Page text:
Our rest day began with Krystal, Kelly, and I waking up at 5:30 so we could fit in a walk down to Station Beach (about 40 minutes through the scrub and over the dunes), Rainbow Falls (another kilometer across the sand along the coast) and maybe the Cape Otway Lighthouse before the group took off for a filed trip to destinations further afield.
The day dawned damp, and chilly (relatively speaking) but we were undeterred. As Krystal said, “it’s now or never!” The terrain around here is shockingly free of rocks. The substrate is quite sandy, and consequently lacking traction, except where vegetation has taken hold. The three of us slogged through the foggy landscape, slowing on the slippery uphills, and sand-sliding on the downhills. At various intervals we could hear the crashing of the surf, but it was a good half hour before we actually got a glimpse of the ocean. The trail morphed into a boardwalk for a few hundred meters. That ended at a very steep sand dune sloping past a pile of surfer refuse down to the beach.
We had originally figured that the 6 km loop from camp to beach to falls to lighthouse to camp could be easily accomplished in the 3 hours we had allotted from alarm clock to van departure. We hadn’t counted on being so thoroughly waylaid by the landscape, the rock formations, the shells, and the tidepools. We all wished we had a marine biologist and a geologist in tow to explain all the weird things we were seeing.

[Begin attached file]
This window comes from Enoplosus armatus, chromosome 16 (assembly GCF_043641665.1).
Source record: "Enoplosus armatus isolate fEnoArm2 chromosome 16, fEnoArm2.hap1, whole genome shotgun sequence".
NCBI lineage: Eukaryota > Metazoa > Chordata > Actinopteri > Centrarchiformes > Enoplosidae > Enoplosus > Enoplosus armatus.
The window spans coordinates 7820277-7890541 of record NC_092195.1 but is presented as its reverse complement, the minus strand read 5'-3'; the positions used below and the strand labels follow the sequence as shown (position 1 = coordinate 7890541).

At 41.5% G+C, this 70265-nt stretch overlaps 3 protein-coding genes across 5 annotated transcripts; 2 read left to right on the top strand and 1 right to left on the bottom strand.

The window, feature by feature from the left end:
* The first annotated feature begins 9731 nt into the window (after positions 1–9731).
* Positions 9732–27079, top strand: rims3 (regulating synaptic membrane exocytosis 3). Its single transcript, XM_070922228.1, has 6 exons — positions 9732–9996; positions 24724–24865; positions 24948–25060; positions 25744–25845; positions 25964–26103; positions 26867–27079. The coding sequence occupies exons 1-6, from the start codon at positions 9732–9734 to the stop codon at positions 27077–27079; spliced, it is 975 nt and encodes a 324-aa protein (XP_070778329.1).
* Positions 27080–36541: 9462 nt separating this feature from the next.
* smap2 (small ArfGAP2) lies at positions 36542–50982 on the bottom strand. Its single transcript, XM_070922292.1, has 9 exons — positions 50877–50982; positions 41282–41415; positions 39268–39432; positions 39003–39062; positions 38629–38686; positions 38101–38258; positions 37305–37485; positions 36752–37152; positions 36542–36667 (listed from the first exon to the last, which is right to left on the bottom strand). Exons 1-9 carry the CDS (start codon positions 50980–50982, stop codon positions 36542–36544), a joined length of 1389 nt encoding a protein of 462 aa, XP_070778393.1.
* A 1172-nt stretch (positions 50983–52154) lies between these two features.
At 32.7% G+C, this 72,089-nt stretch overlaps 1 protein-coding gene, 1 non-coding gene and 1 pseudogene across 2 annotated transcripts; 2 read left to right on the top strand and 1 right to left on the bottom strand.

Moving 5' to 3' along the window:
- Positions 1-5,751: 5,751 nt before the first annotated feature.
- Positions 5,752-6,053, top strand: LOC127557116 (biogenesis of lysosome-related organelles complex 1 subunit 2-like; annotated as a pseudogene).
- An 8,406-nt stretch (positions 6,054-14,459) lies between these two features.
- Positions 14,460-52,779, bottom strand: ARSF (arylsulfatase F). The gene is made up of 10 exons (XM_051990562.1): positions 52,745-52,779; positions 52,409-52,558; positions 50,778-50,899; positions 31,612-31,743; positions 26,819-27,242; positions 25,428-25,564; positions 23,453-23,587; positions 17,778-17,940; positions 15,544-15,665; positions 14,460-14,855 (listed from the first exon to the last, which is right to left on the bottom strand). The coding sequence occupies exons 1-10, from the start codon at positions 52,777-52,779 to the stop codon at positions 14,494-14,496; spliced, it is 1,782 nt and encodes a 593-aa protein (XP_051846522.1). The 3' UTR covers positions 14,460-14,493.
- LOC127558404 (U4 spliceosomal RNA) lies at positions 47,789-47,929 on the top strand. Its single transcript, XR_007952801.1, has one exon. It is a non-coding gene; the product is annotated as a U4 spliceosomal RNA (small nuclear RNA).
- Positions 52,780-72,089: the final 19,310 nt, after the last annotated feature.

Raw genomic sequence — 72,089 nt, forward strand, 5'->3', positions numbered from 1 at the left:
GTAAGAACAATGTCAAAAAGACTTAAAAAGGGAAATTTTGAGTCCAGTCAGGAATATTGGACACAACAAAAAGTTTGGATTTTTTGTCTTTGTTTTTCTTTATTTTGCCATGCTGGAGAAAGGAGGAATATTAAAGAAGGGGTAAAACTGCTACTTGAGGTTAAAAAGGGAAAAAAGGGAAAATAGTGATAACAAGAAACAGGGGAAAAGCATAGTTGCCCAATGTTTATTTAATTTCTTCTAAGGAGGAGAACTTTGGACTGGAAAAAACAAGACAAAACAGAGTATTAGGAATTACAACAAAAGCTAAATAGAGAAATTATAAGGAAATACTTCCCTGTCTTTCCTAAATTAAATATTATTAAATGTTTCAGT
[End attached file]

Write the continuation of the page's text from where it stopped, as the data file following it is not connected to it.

This algae is called “Neptune’s Pearls.” How cool is that?!?
Rainbow Falls was really just a series of trickles, but they made a lovely sound accompanying the surf, and left a layer of calcium carbonate crust dripping from the surface of the cliff over which they cascaded. I think each of us wanted to stay for hours to explore, but we kept our eye on the time and hoofed our way across the sand, up the dune, and up the trail to the campground and arrived, sweaty and with hearts pounding in time to catch our ride.
As a group (minus Des who had to stay back with a German film crew who are doing a documentary of her work), we drove along the winding coast road, past beef and dairy herds, sheep, tree plantations, dry rolling tan hills, and occasional glimpses of the water. We had lunch in Port Campbell, visited the Twelve Apostles (“The most photographed natural landscape in Australia,”) of which there are only 8 left standing, the rest having been eroded to collapse by the sea, and a few other POI’s along the Great Ocean Road of southern Victoria. I bought some internet time at a hotel in the tiny town where we ate, but it was insufficient to download e-mail and upload a blog post.
We re-provisioned stables like wine, beer, and chocolate, then wended our way back to Bimby Park to make dinner and do laundry. All that getting in and out of the van was exhausting, even more so than chasing koalas and laying out tree transects all day! The change of pace was good for all of us.